American Dictionary Day — Look up a word, we dare you!

 

Tuesday is National Dictionary Day, when America honors the birthday of Noah Webster [1758-1843, above], the raging egotist and word lover who thought Americans should have their own dictionary. Before Webster, all English-language dictionaries came from England. Notably, the great dictionary of that ages was by Englishman Samuel Johnson {below}, published in 1755. There’s currently a project to bring Sam’s dictionary online.

 

The last 40 words transcribed for Sam’s version? Last 40 Words Transcribed:

Delfe · Delf · Turnip · Pimping · Pimple · Pilosity · Pigsney ·Piccage · Perturbatour · Jocose · Invader · Kidder · Kid (verb) ·Kid (noun) · Kidneybean · Kidney · Dalliance · Dallier · Dallop ·Dally (verb active) · Dally (verb neuter) · Dale · Daisy ·Dairymaid · Maiden (adjective) · Maid (2) · Maiden (noun) ·Maid (1) · Dairy · Gory · Gore (verb) · Gore (noun) · Gorse ·Gormandizer · Gormandize · Gormand · Gorgon · Hexagon ·Hexapod · Heteroscians

 

Top that Noah! (aka Merriam-Webster these days)

 

Lexicographers are people who write dictionaries. Noah Webster became a famous lexicog because he published the first American English dictionary. He said of Sam Johnson’s dictionary “the errors in [it] are 10 times as numerous as they [the American public] suppose and . . . the confidence now reposed in its accuracy is the greatest injury to philology that now exists.”

Phew! Snap! Take that Sam!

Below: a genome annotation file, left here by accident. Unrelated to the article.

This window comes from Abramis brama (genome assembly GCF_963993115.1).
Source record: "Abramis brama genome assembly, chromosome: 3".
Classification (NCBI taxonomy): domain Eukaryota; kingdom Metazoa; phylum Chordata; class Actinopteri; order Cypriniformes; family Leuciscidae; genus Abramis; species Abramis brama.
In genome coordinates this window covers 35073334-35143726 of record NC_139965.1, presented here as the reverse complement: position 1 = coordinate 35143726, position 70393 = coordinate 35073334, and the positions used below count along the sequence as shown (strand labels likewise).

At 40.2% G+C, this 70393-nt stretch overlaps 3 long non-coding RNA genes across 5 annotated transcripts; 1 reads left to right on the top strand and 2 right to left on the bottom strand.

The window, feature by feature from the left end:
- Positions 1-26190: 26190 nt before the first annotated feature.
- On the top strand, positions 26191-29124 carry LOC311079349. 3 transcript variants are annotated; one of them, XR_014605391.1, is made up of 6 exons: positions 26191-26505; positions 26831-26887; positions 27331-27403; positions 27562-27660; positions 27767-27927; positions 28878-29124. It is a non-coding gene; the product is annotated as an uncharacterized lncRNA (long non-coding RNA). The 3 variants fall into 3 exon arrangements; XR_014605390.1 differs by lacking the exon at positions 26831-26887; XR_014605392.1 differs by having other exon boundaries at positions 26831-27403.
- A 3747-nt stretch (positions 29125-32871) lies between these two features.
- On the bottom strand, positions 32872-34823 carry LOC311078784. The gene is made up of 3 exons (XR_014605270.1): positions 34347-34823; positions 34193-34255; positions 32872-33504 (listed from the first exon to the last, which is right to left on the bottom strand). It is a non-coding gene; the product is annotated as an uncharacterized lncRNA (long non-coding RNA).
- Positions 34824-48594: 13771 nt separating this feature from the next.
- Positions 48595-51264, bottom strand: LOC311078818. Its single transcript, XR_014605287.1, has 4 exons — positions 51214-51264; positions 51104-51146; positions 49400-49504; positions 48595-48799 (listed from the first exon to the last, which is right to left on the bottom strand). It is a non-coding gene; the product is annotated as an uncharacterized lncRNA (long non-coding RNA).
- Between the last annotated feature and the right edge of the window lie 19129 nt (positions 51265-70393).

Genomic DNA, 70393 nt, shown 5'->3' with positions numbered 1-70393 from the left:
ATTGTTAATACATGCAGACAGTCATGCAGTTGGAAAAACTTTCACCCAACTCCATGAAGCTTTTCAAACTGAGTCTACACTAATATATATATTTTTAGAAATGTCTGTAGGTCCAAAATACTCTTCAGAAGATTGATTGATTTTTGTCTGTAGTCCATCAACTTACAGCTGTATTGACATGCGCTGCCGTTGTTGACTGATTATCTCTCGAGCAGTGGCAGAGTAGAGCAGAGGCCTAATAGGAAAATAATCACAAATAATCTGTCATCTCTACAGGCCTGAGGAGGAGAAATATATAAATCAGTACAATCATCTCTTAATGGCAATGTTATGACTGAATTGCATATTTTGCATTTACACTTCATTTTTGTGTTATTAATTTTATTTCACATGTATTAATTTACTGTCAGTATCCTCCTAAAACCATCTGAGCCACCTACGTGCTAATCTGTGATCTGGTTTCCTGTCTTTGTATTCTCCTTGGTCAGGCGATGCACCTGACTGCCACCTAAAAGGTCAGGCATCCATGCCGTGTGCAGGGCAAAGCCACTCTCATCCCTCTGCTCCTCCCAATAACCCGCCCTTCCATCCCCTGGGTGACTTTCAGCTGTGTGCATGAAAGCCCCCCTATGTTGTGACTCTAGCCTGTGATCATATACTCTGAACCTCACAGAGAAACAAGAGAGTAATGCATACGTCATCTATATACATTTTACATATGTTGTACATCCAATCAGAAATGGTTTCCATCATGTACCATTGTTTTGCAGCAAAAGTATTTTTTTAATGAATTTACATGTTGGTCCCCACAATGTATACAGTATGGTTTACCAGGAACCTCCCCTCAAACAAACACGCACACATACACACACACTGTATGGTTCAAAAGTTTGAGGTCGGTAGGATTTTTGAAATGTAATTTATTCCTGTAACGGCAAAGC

Webster’s first American dictionary had 70,000 words with approximately 12,000 of those words never appearing in any dictionary before.  [We’re guessing those would be American words!]

The idea behind Webster’s dictionary, was American people deciding what English words exist and what those words mean. Remember use of the word “nice” in Geo Washington’s time was the sort of black insult that could get you killed.

Deciding what words go in the dictionary is a big job. A 2010 study by Harvard and Google researchers found that today there are more than 1 million English words, with 8,500 new ones added to the dictionary each year.

 

But back to Noah and Sam . . . in 1828 when the new American Dictionary of the English Language came out, Scotland’s  Quarterly Review said “There is everywhere a great parade of erudition and a great lack of real knowledge. . . We do not recollect ever to have witnessed  . . . a greater number of crudities and errors, or more pains taken to so little purpose.”

 

Ouch!

At FAB we have copies of both Johnson’s and Webster’s, though we keep the on different shelves lest quarrels break out. No matter who you prefer, hug a dictionary today!  (Or a lexicog!)

 

 

Published in: on October 16, 2012 at 5:17 PM  Leave a Comment  
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